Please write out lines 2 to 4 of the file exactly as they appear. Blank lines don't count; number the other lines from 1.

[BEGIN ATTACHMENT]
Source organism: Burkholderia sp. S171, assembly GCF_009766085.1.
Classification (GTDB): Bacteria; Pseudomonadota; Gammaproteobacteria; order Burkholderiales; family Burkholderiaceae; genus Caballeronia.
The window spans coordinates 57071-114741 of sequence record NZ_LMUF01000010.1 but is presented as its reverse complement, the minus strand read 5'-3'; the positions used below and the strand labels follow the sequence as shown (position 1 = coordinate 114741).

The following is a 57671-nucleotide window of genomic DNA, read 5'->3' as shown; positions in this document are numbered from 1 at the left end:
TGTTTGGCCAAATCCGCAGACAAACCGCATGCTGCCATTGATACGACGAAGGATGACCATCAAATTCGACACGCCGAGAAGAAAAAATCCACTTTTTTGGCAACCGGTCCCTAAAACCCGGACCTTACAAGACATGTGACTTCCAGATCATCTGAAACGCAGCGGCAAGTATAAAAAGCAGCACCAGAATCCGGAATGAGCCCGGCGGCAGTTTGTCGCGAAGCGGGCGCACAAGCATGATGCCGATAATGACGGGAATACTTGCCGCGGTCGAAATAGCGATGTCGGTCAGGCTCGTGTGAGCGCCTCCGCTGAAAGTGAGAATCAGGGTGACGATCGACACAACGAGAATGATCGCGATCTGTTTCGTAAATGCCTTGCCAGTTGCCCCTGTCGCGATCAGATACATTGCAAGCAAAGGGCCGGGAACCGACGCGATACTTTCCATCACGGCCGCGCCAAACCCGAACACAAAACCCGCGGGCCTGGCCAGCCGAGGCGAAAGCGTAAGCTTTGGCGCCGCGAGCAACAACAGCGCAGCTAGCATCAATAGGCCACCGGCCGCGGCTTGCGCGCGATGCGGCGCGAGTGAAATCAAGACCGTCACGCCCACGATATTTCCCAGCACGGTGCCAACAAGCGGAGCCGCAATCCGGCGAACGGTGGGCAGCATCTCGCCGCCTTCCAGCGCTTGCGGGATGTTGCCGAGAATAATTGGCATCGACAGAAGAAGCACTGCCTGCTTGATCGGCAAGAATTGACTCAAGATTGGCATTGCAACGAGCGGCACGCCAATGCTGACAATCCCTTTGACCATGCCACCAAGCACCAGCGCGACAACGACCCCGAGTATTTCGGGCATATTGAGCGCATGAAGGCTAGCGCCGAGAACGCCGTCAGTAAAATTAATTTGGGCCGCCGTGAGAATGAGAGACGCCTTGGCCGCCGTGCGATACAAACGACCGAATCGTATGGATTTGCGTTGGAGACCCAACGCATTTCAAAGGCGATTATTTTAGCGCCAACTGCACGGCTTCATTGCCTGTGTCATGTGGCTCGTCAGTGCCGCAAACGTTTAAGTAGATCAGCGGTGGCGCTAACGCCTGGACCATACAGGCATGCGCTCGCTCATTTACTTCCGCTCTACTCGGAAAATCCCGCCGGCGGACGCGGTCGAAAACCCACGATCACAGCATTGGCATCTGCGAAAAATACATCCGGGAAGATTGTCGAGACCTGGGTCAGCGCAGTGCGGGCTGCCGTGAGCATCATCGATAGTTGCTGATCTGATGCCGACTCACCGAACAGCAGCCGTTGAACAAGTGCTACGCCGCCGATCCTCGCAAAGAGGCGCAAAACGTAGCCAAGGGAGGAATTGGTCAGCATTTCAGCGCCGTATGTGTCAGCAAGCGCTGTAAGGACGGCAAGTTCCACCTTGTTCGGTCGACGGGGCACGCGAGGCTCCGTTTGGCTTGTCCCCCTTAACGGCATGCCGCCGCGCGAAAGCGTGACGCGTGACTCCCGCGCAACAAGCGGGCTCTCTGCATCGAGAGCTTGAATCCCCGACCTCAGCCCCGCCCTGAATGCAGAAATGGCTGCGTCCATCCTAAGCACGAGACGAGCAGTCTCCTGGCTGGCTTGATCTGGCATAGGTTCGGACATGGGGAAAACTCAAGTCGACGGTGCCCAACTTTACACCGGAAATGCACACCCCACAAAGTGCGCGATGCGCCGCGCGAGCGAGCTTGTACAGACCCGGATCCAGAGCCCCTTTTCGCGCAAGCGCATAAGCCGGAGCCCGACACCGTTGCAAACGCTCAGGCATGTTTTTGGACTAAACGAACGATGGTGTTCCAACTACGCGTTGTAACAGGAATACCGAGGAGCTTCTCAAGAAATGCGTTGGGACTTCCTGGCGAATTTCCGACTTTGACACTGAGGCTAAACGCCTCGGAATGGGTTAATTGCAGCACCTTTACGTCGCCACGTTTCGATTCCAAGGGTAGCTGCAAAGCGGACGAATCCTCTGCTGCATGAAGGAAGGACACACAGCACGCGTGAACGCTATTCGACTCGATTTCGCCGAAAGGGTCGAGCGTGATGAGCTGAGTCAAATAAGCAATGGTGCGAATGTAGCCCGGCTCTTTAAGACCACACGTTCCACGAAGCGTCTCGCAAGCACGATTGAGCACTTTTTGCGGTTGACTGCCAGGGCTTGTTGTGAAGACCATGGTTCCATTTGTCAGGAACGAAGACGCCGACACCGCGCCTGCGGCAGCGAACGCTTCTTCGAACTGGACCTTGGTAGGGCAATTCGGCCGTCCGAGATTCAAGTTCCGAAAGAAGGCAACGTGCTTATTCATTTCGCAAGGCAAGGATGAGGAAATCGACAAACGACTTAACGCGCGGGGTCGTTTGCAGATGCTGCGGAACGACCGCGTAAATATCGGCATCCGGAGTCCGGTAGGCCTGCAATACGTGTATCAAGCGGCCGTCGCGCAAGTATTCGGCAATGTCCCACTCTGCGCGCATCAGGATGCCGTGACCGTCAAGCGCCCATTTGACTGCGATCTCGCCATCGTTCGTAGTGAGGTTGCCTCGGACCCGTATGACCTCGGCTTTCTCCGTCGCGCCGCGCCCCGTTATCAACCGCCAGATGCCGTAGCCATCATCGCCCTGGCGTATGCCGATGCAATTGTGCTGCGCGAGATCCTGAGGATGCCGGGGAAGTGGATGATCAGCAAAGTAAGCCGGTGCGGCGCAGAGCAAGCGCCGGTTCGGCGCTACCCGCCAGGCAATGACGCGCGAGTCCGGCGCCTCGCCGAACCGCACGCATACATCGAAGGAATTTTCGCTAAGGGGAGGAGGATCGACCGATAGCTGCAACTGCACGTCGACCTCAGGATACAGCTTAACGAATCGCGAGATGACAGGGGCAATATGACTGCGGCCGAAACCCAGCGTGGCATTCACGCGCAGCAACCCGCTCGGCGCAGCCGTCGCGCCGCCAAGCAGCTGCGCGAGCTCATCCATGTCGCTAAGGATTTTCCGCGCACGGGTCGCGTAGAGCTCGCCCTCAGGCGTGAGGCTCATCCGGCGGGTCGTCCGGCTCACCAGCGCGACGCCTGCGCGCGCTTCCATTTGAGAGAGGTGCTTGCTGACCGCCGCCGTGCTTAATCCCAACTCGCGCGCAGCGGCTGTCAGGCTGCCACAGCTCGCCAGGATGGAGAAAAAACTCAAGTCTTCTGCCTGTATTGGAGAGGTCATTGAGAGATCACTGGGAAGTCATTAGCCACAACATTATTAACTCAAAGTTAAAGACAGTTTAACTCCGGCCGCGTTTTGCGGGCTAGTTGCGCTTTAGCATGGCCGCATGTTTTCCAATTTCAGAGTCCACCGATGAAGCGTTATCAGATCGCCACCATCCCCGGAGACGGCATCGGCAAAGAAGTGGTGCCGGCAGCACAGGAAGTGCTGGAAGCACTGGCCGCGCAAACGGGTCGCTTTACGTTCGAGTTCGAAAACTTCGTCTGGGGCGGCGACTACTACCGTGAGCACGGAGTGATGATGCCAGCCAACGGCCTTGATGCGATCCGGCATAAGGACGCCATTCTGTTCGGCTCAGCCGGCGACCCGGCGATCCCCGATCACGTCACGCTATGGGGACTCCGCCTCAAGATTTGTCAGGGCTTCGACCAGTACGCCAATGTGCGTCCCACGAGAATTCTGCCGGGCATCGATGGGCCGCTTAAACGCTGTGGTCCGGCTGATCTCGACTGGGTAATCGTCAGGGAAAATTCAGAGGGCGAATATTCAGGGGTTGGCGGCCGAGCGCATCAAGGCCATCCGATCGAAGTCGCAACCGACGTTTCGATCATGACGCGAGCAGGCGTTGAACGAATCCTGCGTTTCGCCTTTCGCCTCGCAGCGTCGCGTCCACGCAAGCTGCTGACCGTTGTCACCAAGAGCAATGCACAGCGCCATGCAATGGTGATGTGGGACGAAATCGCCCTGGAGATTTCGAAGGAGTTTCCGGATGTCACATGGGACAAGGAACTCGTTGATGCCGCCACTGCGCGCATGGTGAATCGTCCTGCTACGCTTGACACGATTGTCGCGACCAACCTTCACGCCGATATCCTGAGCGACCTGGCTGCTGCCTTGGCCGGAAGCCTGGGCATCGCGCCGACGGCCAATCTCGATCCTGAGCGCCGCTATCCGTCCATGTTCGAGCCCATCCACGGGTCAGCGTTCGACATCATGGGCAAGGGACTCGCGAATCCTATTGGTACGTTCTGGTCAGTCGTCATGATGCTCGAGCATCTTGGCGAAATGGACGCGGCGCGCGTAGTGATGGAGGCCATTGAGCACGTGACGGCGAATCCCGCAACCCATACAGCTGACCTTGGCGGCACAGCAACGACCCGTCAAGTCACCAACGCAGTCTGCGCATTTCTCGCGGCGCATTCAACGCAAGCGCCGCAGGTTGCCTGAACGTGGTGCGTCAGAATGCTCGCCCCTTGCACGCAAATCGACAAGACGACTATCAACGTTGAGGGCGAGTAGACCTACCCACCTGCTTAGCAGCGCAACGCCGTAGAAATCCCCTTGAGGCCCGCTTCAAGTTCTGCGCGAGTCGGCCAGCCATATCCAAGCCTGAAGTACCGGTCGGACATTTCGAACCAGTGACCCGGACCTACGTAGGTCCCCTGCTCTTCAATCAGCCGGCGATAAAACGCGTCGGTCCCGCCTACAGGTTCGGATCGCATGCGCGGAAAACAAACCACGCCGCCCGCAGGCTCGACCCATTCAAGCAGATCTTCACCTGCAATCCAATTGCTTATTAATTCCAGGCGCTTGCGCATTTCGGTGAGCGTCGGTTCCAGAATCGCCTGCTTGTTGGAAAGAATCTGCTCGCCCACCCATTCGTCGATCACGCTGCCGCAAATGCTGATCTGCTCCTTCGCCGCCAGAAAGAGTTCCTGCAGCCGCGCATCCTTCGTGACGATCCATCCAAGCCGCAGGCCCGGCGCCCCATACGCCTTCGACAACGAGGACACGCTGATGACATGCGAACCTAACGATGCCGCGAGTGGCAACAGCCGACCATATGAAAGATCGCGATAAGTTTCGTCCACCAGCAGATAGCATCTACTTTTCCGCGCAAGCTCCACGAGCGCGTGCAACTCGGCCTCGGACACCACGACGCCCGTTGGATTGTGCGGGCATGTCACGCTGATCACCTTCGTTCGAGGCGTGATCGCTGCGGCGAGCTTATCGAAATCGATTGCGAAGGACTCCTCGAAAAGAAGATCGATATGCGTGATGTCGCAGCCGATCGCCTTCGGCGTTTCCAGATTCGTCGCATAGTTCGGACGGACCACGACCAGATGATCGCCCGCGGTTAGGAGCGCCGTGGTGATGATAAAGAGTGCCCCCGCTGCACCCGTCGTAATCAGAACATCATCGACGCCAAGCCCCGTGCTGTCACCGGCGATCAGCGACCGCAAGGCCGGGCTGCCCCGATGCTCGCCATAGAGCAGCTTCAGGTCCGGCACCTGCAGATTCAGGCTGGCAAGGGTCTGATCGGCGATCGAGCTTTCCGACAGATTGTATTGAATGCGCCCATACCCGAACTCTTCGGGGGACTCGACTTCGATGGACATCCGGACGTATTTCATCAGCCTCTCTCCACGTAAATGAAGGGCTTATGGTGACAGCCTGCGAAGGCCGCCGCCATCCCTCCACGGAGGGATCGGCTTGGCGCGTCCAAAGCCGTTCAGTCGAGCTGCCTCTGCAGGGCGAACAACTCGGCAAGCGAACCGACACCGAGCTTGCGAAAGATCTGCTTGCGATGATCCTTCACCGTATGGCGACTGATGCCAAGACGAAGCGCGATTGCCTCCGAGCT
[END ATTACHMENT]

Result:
Classification (GTDB): Bacteria; Pseudomonadota; Gammaproteobacteria; order Burkholderiales; family Burkholderiaceae; genus Caballeronia.
The window spans coordinates 57071-114741 of sequence record NZ_LMUF01000010.1 but is presented as its reverse complement, the minus strand read 5'-3'; the positions used below and the strand labels follow the sequence as shown (position 1 = coordinate 114741).

The following is a 57671-nucleotide window of genomic DNA, read 5'->3' as shown; positions in this document are numbered from 1 at the left end: